Cognitive Psychology: Chapter 11
- A variety of day-to-day problems seem to require the use of visual imagery
How many windows are in your apartment?
Was David in class yesterday?
Will this sweater look good with your blue pants?
- What is the nature of these mental images?
- Francis Galton (1883) used the method of introspection to study mental imagery
- His participants’ self-reports suggested that they could inspect their images in much the same way as a picture
- The participants also differed widely in the amount of detail their mental images seemed to contain (Or were
these differences in self-reporting style?)
- Studies of visual imagery in the last fifty years have avoided introspection and instead ask participants to do
something with their images – to read information off them or manipulate them in some way
- Chronometric studies measure the amount of time required by a cognitive process of interest
- Kosslyn (1976) asked participants to answer yes/no questions about their mental images
•If participants imagined a cat, they were faster to confirm that cats have heads, compared to confirming
that cats have claws
• The reverse was true if the participants were asked to think about cats, not to imagine them.
• This suggests that as the mode of representation changes, so does the pattern of information
- Other studies have used the image-scanning procedure to study mental imagery
- Kosslyn et al. (1978) first asked participants to memorize this map
- They were then asked to mentally scan from one landmark to another on the imagined map
- The time it took to scan the image corresponded to the distance on the map
- Thus, mental images seem to preserve the spatial layout and geometry of the represented scene
- The mental-rotation task also suggests that mental images preserve spatial information in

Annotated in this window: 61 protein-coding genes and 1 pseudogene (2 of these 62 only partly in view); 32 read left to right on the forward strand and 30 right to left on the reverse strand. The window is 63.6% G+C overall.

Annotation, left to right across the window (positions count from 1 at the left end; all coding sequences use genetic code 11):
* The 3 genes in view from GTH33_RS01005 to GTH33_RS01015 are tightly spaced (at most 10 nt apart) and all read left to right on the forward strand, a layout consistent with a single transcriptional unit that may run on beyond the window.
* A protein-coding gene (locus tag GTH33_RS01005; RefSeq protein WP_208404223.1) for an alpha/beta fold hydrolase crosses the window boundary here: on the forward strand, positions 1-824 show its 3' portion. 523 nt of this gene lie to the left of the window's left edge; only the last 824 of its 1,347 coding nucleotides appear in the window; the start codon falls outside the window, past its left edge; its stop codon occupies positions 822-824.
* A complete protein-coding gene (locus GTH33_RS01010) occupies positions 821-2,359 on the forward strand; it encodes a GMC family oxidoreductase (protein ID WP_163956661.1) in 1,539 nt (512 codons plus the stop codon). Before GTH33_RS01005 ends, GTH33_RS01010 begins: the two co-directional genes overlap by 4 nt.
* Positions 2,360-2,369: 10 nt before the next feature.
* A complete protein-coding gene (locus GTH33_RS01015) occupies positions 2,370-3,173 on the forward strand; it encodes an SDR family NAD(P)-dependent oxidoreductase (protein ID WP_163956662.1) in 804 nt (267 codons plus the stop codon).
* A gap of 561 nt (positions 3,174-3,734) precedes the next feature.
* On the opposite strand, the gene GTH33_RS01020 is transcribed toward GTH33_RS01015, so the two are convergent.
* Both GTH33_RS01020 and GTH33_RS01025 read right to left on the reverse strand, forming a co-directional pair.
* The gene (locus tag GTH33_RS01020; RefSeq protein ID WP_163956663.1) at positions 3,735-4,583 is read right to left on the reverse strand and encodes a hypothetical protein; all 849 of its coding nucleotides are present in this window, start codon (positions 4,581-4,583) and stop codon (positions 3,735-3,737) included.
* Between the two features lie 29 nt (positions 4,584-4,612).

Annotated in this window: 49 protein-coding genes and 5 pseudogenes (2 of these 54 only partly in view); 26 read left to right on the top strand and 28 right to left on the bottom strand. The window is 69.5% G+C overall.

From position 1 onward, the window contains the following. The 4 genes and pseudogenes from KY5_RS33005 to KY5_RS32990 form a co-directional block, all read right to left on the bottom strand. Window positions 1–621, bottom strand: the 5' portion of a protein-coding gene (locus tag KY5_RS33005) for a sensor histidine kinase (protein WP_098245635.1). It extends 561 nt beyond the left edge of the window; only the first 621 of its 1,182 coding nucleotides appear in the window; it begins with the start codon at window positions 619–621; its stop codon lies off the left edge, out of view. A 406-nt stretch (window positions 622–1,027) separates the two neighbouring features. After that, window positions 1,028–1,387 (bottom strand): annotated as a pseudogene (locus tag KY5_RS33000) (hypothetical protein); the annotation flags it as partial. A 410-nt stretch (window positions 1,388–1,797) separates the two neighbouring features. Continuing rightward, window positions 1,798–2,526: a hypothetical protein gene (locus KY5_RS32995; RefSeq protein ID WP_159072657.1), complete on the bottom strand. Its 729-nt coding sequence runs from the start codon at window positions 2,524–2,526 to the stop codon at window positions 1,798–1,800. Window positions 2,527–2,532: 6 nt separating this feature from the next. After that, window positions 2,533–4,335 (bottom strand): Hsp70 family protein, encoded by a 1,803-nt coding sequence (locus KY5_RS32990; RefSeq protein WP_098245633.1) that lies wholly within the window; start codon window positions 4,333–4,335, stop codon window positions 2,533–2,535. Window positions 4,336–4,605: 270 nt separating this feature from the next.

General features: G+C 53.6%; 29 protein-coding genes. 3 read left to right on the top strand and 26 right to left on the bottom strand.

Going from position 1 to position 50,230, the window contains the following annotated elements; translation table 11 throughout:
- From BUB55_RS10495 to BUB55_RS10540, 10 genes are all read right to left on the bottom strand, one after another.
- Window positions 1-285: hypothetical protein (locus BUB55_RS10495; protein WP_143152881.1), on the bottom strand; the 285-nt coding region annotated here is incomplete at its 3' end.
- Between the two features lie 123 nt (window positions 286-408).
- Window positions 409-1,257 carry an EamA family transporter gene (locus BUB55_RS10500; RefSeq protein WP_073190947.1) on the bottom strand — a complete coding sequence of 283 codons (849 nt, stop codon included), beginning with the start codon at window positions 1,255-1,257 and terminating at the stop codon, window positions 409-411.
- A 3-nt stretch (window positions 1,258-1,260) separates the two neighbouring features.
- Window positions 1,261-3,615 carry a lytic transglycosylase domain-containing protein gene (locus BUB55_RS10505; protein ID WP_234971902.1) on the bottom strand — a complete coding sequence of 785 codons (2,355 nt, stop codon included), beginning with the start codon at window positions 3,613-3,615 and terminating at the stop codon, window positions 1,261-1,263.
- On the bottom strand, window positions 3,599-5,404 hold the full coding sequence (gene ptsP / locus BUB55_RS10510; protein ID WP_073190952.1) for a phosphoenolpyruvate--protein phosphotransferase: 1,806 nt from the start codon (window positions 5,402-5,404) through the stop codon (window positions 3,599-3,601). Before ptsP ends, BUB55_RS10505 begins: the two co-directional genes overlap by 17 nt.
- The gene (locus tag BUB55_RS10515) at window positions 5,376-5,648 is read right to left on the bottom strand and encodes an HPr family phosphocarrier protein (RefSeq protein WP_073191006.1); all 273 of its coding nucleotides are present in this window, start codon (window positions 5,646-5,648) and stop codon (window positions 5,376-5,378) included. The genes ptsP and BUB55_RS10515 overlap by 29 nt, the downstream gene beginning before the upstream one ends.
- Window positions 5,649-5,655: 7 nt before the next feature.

- In each pair, are the objects identical, despite being viewed from different perspectives?
- The data from this task suggest that the greater the angle of rotation between the two pictures, the longer the
- It is as if the participants are rotating their mental images of the two objects into alignment
- Did the image-scanning and mental-rotation experiments have demand character, or cues that signaled to the
participants how they were “supposed to behave” by the experimenter? - These two results are observed even without instruction to use imagery, suggesting that participants
spontaneously form mental images and scan them
- Mental imagery seems to use perceptual mechanisms
- Visual imagery interferes with detecting dim visual stimuli, and auditory imagery interferes with detecting quiet
- Interference between imagery and perception occurs when we try to visualize one thing while perceiving another
- However, if we are imagining a stimulus related to the one we are about to perceive, facilitation occurs
- Neuroscience data also support the link between perception and imagery
• The same occipital areas used for early visual processing are activated during visual imagery
• Patients with unilateral neglect may also neglect the left side of space in their mental images
• Disrupting visual-processing areas with transcranial magnetic stimulation (TMS) also disrupts mental
- Research also demonstrates a functional equivalence between aspects of visual imagery and visual perception
- For instance, studies of visual acuity measure how close two dots can be to each other and still appear distinct
- For both perception and imagery, acuity is greatly reduced if the dots are not in the center of vision
- People who have been blind since birth also demonstrate the same effects in mental-rotation or image-scanning
tasks, with response time being proportional to the distance traveled
- Thus, we need to distinguish between visual imagery and spatial imagery
- Spatial imagery may be based in movement or body imagery, or it may be abstract and not tied to any one sense
- Individual differences in the ability to form mental imagery also suggests a distinction between visual and spatial
- Self-reported “vivid imagers” perform no differently than “non-imagers” on tasks that depend on spatial imagery
- However, vivid imagers are better on tasks that specifically require visual imagery
- Some researchers believe that five percent of all children have what is known as eidetic imagery, an extremely